Sunday, 9 May 2010

DPP: Digital workflow.

In my write-ups for Ex1&2 I made little or no reference to the workflow after the images had been captured and transferred to a computer. It is clear that some post processing was required to prepare the images for the web so I am discussing this issue as a separate post.
My general practise
In broad terms my standard practise has been to carry out overall exposure, white balance and contrast adjustments in my RAW package, convert the image to the highest quality jpeg and then carry out any cloning, local contrast enhancements, straightening, cropping etc in Photoshop Elements (or Picasa if only simple changes are required). I would then follow this by noise reduction, resizing and sharpening as required.
From reading around (photo magazines, web browsing etc) over the years I have been doing digital photography I am aware of the potential quality issues associated with moving straight from RAW to jpeg and doing further editing on the jpeg. However in practise, as I generally print small or use photos for the web or computer display only, this has not caused problems to date.
Perhaps a more relevant issue for me personally is that I have a tendency to ‘fiddle’ – visiting and re-visiting the image. Given this a more structured workflow at all stages should make my time at the computer considerably more productive and hopefully improve the technical quality of my shots.
One of the stated aims of this course is to develop “… understanding of the standards expected in commercial and fine art photography and the need to establish an effective digital workflow to achieve such standards.” With this in mind I have done some more structured reading around the subject and devised a processing workflow for use in the first assignment and onwards.
RAW development software
There is a workflow implicit in the RAW development software. E.g. the development modules of Olympus Studio are listed in the following order:
Basic 1: Exposure comp; White Balance; Resize; Crop
Basic 2: a range of other global settings such as contrast, saturation, noise reduction, sharpening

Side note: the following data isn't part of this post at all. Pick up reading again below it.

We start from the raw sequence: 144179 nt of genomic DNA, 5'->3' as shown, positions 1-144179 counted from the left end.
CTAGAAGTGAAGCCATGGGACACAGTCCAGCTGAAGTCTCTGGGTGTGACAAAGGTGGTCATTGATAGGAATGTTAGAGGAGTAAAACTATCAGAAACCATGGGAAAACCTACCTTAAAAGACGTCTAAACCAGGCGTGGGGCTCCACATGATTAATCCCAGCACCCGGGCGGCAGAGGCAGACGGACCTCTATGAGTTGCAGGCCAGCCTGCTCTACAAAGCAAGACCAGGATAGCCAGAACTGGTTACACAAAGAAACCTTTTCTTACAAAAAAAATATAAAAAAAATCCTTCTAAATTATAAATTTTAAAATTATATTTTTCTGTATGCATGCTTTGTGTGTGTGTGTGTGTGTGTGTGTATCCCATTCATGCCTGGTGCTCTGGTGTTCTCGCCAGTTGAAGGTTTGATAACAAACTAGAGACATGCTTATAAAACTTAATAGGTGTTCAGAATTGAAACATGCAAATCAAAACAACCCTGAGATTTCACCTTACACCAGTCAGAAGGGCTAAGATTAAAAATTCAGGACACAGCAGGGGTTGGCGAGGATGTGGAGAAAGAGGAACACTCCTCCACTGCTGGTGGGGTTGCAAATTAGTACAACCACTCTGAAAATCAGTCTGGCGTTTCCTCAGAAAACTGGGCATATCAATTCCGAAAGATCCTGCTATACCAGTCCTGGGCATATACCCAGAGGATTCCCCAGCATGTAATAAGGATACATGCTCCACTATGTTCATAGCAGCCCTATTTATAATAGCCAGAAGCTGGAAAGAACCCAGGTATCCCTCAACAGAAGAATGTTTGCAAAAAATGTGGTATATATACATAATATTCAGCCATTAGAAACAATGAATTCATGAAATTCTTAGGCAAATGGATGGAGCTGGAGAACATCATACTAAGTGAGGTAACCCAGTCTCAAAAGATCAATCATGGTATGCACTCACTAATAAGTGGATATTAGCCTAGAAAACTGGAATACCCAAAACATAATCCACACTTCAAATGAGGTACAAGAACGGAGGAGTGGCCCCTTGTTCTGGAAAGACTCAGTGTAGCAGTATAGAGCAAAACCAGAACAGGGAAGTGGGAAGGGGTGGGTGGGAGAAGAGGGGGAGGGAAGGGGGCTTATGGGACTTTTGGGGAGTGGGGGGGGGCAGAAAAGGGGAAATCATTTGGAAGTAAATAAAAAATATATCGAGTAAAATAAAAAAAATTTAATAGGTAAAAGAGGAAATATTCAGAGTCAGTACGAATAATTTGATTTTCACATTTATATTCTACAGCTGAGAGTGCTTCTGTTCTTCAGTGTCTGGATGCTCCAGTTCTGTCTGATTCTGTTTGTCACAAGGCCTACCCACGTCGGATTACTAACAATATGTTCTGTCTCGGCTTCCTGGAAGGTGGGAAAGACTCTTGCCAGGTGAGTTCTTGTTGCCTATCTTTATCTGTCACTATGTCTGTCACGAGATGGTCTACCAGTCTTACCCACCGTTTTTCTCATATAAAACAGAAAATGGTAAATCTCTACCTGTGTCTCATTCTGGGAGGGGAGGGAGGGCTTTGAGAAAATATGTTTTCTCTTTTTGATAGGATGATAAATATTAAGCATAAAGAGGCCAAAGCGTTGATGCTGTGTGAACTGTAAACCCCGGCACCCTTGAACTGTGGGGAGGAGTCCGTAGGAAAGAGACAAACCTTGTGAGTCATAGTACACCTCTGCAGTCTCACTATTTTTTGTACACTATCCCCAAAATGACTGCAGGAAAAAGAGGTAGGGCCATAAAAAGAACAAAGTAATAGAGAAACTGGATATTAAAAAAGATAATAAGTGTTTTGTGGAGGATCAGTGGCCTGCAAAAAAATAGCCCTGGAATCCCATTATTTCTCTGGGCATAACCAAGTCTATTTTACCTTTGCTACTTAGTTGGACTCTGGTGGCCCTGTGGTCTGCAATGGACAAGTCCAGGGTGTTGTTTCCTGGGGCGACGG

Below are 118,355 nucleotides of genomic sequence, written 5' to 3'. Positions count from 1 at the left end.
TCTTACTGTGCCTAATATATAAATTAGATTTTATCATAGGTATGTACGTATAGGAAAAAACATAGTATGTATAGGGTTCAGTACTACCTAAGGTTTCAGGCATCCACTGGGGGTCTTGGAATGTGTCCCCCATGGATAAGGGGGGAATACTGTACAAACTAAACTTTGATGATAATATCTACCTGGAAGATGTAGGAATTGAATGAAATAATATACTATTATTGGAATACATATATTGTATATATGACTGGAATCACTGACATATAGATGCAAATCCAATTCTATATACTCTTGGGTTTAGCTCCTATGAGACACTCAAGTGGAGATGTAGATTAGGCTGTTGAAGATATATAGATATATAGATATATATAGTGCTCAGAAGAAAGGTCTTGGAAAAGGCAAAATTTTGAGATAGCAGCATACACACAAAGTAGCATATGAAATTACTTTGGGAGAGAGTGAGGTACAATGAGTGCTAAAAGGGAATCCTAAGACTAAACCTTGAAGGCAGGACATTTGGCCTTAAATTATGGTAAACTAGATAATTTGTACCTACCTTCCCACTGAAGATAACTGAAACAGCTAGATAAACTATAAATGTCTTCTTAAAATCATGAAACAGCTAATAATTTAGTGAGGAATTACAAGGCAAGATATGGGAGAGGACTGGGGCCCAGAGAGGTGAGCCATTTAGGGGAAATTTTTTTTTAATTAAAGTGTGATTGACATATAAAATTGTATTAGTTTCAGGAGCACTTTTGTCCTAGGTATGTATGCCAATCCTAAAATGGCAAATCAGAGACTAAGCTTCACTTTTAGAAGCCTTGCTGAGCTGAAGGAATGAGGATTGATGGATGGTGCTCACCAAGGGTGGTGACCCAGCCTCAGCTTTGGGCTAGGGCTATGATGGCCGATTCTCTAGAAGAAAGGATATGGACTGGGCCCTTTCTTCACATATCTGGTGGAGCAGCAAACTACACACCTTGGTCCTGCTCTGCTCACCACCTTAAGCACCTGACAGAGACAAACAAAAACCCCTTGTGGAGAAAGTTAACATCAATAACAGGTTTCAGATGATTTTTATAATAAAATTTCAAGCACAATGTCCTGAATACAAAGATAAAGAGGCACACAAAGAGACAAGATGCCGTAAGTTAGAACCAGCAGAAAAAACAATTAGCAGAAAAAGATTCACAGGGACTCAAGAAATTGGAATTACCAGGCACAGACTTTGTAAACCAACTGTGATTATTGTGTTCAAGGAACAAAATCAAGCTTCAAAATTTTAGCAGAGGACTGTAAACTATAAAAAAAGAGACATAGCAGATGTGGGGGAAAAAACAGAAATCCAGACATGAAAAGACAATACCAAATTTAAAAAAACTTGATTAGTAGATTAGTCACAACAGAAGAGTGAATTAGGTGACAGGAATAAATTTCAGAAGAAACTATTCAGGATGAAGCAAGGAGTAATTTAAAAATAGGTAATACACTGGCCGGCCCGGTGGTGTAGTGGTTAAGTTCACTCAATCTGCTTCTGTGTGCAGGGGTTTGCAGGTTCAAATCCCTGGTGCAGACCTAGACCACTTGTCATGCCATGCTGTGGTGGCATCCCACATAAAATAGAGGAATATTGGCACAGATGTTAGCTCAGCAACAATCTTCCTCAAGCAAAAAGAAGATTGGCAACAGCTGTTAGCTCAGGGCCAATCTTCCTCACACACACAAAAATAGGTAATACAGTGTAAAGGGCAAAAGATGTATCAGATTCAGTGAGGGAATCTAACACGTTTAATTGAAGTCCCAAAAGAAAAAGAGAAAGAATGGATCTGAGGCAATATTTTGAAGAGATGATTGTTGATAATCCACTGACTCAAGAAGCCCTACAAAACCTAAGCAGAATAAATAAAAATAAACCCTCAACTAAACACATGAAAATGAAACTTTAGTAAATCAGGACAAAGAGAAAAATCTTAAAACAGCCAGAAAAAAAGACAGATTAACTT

Corrections: for vignetting, lens distortions, chromatic aberrations and unsharp masking
This is fairly consistent with the model I have adopted over time, although it does not include cloning/healing options, there is no opportunity for levelling or adjusting perspective issues – and in this particular application the unsharp masking is somewhat slow to use so I would normally carry out this step in Elements. In addition the noise reduction facility is very simple – I have generally preferred the results from a stand-alone package.
Towards a more effective workflow
A quick search on Google provides hundreds of pages of information on workflow, of varying depth and usefulness. I chose just 5 to compare with and develop my current practise (see references below).
There are a number of points on which they all agree:
  • Crop in the RAW software – there is little point in working on an image if the final crop is not aesthetically pleasing
  • White balance, exposure, highlight and shadow recovery, vignette recovery in RAW software – presumably because these functions are better applied using the data as delivered by the sensor rather than after processing to jpeg or TIFF
  • Convert to TIFF for further processing to avoid repeated data loss in jpeg compression.
  • Retouching after conversion including local contrast adjustment (burning and dodging), cloning/healing, colour adjusts, saturation, levels etc. These can be completed on layers for easier changes if required
  • Resize and sharpen for end use as a final step.
On the other hand, little mention was made of noise reduction – one site recommending that it be done early, and another at the end (presumably prior to sharpening).
Final digital workflow
  • Import – changing final name to reflect shoot and adding general keywords and copyright info as a batch process
  • Edit – as per Ex 4
  • In RAW software – adjust white balance of final selects, exposure, contrast/curves and cropping.
  • Save as TIFFs – batch process to save time – and back up
  • On TIFF – noise reduction and resave as TIFF
  • On TIFF file – rotation, local contrast adjusts, retouching etc.
  • Resize and sharpen for end use
  • Save as jpeg and back-up
  • Upload/print as required
At the end of this process I should have three copies of each of the final select images: a RAW, a globally corrected TIFF and the final jpeg – all three backed up.

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